By José Viñals
This morning, I presented our latest views on global financial stability in Johannesburg, South Africa.
So, where does the global financial system stand at the moment? Yes, we have witnessed improvements recently, but we are also observing a dichotomy between the economy and the financial system. While the global economic recovery has been continuing, financial stability is still at risk, because of a persistent lack of investor confidence in some advanced country sovereigns and their banking systems.
At this cross-roads, we see three key messages.
- First, more than three years after the onset of the financial crisis, global financial stability is still not assured.
- Second, policymakers need to step up their efforts to tackle pressing policy challenges, such as sovereign risk, banking system vulnerabilities, and increased global capital flows.
- Third, we need to press ahead with structural solutions to longstanding financial problems.
Financial stability challenges
I would like to elaborate further on the key challenges that keep global financial stability at risk.
First, in light of high public debt levels, market concerns about sovereign risk have persisted and have spilled over to a greater number of countries, mostly in the euro area. At the same time, we have seen an increasingly negative interaction—an adverse feedback—between banking and sovereign credit risks in some euro area countries. In other words, the fate of some banks is now increasingly intertwined with that of their sovereign—and vice versa.
Second, fragilities remain in key parts of several banking systems.
- Markets are questioning the quality of many bank assets, reflecting concerns about banks’ exposure to countries facing sovereign pressures, and concerns about exposure to real estate loans.
- Banks also face significant funding needs over the next two years. During that period, sovereigns will also need to refinance their debt, creating competition for limited funding resources.
- Many banks still need to raise their capital levels. They also need to improve the quality of their capital to reassure investors and to meet the more stringent Basel III standards. The challenges facing banks—if left unresolved—would hinder the provision of credit to companies and households and would hurt the global economic recovery.
And third, there is the challenge of coping with the rapid rebound in capital inflows into emerging market economies. While capital flows are generally beneficial for recipient countries, rapid and strong inflows can fuel asset price bubbles and strain the absorptive capacity of local financial systems. Although we appear to be at the early stages of such a cycle, policymakers need to be vigilant about these risks.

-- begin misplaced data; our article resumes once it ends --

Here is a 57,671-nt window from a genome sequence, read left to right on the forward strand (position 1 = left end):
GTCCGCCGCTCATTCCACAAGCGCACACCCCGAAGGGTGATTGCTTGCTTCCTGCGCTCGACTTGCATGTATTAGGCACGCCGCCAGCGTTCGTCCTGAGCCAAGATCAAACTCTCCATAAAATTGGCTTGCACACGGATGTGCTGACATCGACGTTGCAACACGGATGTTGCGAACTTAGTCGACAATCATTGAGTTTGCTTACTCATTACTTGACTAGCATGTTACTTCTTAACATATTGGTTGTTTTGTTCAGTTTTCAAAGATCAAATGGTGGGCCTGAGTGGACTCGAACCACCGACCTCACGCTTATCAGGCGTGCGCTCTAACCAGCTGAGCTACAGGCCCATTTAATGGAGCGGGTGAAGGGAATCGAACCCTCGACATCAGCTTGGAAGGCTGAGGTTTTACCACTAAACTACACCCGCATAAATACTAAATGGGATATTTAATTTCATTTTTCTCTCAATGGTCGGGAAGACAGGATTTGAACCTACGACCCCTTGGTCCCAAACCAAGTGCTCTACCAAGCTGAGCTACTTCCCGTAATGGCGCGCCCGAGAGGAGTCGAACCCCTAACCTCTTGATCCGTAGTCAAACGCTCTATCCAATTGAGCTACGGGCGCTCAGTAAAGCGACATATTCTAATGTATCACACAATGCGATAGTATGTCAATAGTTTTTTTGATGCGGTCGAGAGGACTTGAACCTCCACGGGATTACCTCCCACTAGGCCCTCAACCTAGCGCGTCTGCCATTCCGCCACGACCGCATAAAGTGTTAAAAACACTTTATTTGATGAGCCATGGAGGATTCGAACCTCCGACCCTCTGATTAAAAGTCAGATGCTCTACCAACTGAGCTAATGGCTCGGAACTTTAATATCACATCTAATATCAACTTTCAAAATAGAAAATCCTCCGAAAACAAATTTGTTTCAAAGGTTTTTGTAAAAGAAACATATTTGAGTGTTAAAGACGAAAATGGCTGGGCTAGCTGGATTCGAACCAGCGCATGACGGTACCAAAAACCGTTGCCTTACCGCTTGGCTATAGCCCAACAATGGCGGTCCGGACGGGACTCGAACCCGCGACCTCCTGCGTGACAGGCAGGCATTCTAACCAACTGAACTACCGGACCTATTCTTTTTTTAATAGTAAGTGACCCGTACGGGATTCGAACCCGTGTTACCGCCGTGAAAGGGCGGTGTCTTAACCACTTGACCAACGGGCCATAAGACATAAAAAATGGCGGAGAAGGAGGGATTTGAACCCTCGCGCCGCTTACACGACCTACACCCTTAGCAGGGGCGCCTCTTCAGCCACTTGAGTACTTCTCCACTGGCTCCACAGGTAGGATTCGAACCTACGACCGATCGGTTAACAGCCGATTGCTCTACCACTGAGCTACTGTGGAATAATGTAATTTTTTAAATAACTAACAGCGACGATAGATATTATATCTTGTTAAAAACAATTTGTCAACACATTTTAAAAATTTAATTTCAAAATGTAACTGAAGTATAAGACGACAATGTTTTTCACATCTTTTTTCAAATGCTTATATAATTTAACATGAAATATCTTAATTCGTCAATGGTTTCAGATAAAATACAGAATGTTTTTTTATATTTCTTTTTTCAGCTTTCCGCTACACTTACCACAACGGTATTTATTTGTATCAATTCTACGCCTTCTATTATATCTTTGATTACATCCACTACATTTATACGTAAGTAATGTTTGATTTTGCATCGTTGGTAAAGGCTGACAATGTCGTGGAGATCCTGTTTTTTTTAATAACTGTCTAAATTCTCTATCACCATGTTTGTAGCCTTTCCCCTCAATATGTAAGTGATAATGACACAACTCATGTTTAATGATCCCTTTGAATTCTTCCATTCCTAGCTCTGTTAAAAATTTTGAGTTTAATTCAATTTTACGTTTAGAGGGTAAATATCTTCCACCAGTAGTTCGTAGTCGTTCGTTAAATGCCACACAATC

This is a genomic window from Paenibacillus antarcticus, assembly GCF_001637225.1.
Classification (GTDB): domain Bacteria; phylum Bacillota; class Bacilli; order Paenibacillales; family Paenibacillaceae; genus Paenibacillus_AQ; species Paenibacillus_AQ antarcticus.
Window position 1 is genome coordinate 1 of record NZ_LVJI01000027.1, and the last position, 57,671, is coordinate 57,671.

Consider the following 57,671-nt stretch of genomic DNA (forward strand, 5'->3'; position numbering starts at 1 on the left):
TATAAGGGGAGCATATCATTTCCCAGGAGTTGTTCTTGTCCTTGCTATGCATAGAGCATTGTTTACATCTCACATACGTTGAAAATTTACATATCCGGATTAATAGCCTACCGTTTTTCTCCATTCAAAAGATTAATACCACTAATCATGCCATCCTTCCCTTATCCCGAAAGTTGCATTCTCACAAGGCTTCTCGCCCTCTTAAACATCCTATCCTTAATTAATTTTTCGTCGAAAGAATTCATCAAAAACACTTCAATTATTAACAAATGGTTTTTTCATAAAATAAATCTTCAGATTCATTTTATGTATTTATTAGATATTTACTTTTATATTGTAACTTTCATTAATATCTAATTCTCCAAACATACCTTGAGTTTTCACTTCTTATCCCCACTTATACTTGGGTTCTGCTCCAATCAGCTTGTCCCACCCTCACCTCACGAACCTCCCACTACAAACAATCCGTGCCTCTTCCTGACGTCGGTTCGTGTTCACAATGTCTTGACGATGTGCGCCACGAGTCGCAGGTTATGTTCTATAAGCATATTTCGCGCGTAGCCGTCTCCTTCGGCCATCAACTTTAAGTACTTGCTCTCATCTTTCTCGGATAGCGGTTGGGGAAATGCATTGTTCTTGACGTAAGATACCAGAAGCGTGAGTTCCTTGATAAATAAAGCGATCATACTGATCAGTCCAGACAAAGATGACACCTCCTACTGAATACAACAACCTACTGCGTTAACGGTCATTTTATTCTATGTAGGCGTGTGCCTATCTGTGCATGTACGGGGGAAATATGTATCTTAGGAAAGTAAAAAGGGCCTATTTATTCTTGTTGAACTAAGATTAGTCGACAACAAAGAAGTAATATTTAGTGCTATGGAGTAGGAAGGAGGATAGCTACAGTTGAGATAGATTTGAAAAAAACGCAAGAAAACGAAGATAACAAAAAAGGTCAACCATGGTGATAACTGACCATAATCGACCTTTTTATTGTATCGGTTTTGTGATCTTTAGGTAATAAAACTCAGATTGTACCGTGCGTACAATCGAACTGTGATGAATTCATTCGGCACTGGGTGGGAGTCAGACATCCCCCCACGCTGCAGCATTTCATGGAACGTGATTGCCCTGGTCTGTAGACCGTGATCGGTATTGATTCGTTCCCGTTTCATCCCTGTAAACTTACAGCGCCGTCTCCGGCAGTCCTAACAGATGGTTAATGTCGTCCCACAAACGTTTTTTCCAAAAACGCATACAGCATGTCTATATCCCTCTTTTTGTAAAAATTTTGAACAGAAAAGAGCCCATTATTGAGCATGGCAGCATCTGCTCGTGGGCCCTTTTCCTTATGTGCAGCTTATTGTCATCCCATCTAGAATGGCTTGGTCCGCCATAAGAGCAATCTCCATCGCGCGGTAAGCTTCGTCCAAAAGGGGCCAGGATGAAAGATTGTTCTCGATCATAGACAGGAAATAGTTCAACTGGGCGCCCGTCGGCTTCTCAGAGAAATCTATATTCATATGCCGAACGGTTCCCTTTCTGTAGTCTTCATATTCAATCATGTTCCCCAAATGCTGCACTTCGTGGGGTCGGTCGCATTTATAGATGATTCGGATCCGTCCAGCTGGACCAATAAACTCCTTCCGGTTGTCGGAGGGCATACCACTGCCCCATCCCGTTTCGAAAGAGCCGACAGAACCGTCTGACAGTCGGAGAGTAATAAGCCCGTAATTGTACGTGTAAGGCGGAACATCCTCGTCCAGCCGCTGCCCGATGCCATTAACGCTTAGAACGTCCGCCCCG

So, what policies should be put in place to meet these challenges?
In advanced countries, we need to deal with the legacy of the crisis by resolving financial fragilities—once and for all!
In Europe, policymakers need to break the adverse feedback loop between sovereigns and banks.
- Sovereign risk should be contained through credible, medium-term fiscal consolidation strategies.
- In addition, the financial system should be repaired through a comprehensive plan to reduce uncertainty about banks and help restore investor confidence. This plan should include the following elements: improved bank transparency; greater firepower for the European Financial Stability Facility (EFSF); a decisive pursuit of recapitalization and restructuring of banks; and better economic governance for the European Union.
In the United States,
- Policymakers must put in place a credible strategy for medium-term fiscal consolidation to avoid a potential, sharp rise in long-term interest rates.
- Increased efforts are also needed to address the effects of the still-damaged real estate markets on banks.
In emerging markets, policymakers must act now to avoid future crises. It is important to maintain the appropriate mix of macroeconomic and prudential financial policies to deal with the challenges posed by capital inflows. In addition, local capital markets will need to become deeper and more resilient, for example through improved market infrastructures.
There is also a need to ensure continued progress on the global financial policy agenda. Financial systems everywhere need to adapt to cope with regulatory reform. New regulations need to be adopted consistently across the world, including on systemically important financial institutions and the so-called “shadow” banking sector. Supervision and bank resolution regimes need to work more effectively within— and across—national borders to safeguard financial stability.
Time is of the essence in addressing immediate policy challenges—particularly in the euro area—and finding a better balance between macroeconomic and structural financial policies. Without these timely policy responses, global financial stability and sustainable growth will remain elusive.
Filed under: Economic Crisis, Financial Crisis, Financial regulation, Financial sector supervision, International Monetary Fund Tagged: | bank capital, bank funding, banking systems, capital flows, credit risks, European Financial Stability Facility, financial crisis, financial stability, financial supervision, fiscal consolidation, Global Financial Stability Report, prudential regulation, public debt, sovereign risk